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In Venezuela, Adventists conduct massive community outreach in Caracas

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In Venezuela, Adventists conduct massive community outreach in Caracas

More than 6,000 Seventh-day Adventists gathered at Plaza Caracas on August 10 to celebrate after a week-long series of community outreach activities throughout the city. [photos courtesy East Venezuela Union Mission/IAD]

After week-long series of activities, more than 6,000 celebrate in capital plaza

August 20, 2013 | Caracas, Venezuela | Yarlis Gonzalez/IAD Staff/ANN

Seventh-day Adventist Church leaders in Caracas, Venezuela, say a week-long series of service activities had the largest community impact in the history of the Adventist Church here.

More than 3,000 church members took to the streets of the capital city to share a message of hope, to bring a smile, and to address basic needs in their communities.

“We are so overwhelmed with the huge committed response from our members during this past week,” said Josney Rodriguez, president of the Adventist Church’s East Venezuela Union Mission. “To see their unwavering dedication in living the gospel was one of the happiest moments of my life and ministry.”

Church leaders and members from the 88 Adventist churches in Caracas worked together to clean up streets, offer free haircuts, feed the homeless, visit more than 1,000 people in hospitals and offer Vacation Bible School to more than 3,000 children. More than 100 liters of blood were donated, nearly 300 trees were planted, thousands of free medical check-ups were offered, dental care was administered, dozens of health prevention and family presentations were held, and dozens of parks were beautified.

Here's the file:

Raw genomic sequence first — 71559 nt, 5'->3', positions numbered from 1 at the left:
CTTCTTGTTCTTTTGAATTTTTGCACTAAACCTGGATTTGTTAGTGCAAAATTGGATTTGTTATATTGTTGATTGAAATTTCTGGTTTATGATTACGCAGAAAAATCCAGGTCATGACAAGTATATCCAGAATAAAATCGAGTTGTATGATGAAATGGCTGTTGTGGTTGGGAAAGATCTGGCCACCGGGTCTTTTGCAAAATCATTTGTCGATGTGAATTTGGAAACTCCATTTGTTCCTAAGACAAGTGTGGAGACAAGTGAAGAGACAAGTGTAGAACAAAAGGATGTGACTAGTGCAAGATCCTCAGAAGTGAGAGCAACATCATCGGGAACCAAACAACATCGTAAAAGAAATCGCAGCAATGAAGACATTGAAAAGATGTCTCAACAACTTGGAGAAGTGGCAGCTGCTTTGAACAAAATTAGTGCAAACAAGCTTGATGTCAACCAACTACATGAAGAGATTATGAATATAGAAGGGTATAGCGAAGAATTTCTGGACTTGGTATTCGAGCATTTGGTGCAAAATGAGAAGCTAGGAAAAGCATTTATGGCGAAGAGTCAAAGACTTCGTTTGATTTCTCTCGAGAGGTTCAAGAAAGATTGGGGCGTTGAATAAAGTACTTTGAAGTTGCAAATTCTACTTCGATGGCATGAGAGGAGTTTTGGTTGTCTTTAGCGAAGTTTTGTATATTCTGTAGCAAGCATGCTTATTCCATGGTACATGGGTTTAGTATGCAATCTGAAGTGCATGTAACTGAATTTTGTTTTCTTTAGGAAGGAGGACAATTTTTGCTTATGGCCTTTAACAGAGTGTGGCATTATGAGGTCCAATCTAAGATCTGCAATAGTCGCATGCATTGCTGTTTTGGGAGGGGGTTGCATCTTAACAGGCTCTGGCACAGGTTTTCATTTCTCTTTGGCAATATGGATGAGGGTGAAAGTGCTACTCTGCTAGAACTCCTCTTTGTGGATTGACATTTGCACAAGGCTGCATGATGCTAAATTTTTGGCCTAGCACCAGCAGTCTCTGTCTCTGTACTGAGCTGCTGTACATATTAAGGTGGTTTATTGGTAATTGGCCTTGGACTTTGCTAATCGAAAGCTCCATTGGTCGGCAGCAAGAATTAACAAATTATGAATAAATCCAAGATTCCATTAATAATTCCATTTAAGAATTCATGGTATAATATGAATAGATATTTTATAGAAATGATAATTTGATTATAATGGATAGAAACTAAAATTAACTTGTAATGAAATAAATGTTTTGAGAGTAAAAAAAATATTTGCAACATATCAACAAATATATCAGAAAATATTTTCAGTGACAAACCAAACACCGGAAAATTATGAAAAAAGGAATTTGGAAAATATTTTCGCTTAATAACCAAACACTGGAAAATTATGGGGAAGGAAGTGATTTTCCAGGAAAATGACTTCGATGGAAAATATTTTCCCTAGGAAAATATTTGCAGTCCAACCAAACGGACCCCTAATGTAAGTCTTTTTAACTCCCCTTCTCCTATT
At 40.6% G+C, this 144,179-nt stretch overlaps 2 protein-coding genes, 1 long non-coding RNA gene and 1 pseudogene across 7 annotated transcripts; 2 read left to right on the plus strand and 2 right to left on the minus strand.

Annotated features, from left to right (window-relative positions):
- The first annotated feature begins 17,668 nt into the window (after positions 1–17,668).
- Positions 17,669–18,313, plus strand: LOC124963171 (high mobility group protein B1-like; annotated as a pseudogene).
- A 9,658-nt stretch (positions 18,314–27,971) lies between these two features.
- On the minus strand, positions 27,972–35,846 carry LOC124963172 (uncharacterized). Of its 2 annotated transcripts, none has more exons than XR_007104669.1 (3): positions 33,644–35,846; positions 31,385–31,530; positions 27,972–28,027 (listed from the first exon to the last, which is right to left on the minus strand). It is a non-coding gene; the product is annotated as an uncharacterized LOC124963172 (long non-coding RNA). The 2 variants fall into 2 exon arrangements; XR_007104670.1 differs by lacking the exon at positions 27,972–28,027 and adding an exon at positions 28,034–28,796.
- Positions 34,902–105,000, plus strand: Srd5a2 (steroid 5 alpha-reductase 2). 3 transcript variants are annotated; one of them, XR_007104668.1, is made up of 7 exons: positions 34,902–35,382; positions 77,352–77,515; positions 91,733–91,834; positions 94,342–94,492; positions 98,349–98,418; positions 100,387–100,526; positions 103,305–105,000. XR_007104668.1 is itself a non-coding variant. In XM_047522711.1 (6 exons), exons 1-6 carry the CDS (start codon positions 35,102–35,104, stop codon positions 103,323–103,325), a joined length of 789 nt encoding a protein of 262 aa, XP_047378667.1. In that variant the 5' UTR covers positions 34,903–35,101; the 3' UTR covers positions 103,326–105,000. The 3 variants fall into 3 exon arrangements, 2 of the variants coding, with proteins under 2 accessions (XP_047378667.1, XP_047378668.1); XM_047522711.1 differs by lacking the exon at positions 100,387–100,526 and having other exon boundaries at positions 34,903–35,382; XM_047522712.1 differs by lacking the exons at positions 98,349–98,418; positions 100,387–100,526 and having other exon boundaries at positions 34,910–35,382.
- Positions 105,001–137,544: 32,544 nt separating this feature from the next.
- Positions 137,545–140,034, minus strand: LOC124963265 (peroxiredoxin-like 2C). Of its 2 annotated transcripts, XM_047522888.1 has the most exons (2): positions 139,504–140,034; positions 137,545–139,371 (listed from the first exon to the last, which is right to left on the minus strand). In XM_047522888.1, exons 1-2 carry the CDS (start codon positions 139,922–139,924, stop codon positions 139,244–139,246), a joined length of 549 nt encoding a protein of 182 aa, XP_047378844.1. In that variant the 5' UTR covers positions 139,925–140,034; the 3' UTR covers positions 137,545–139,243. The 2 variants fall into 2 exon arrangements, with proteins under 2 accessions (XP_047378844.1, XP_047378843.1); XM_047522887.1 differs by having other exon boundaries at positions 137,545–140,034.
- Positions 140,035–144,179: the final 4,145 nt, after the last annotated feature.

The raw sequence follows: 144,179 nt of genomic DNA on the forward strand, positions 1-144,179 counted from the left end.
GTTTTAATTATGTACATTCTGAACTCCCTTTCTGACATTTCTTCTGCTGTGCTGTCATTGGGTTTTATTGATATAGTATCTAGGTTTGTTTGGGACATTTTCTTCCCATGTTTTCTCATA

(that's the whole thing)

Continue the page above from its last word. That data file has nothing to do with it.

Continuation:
The August 4 to 10 program was titled, “Close to You, Caracas.” Participants wore T-shirts bearing the phrase, “Smile, God believes in you.”

Part of the week’s activities included trying to capture 1 million smiles in photographs through a social media campaign to help maintain the church’s contact with its surrounding communities. More than 32,000 people connected through social media, organizers said.

More than 400,000 pamphlets on health and family and the Seventh-day Adventist Church were distributed at traffic lights and government offices, including the national palace.

The initiative was reported by national and local news agencies through radio, on television and in newspapers.

The week’s events culminated on Saturday afternoon, August 10, when more than 6,000 church members gathered at Plaza Caracas to praise and worship in celebration of a productive impact in Caracas and throughout the rest of the eastern part of the country.

Rodriguez said the initiative was the “most important, most expensive and largest impact in the history of the Adventist Church in our country.”

Outreach efforts will continue in the coming months in the capital city as urban evangelism continues to take center stage. Caracas has approximately 17,000 Adventists and some 5.2 million inhabitants.

“We are thankful for God’s presence during this massive impact,” Rodriguez said. “Our mission was to show that God’s hands are opened to every community, that He is interested in building stronger families, in restoring health, and interested in the welfare of every one of His children.”

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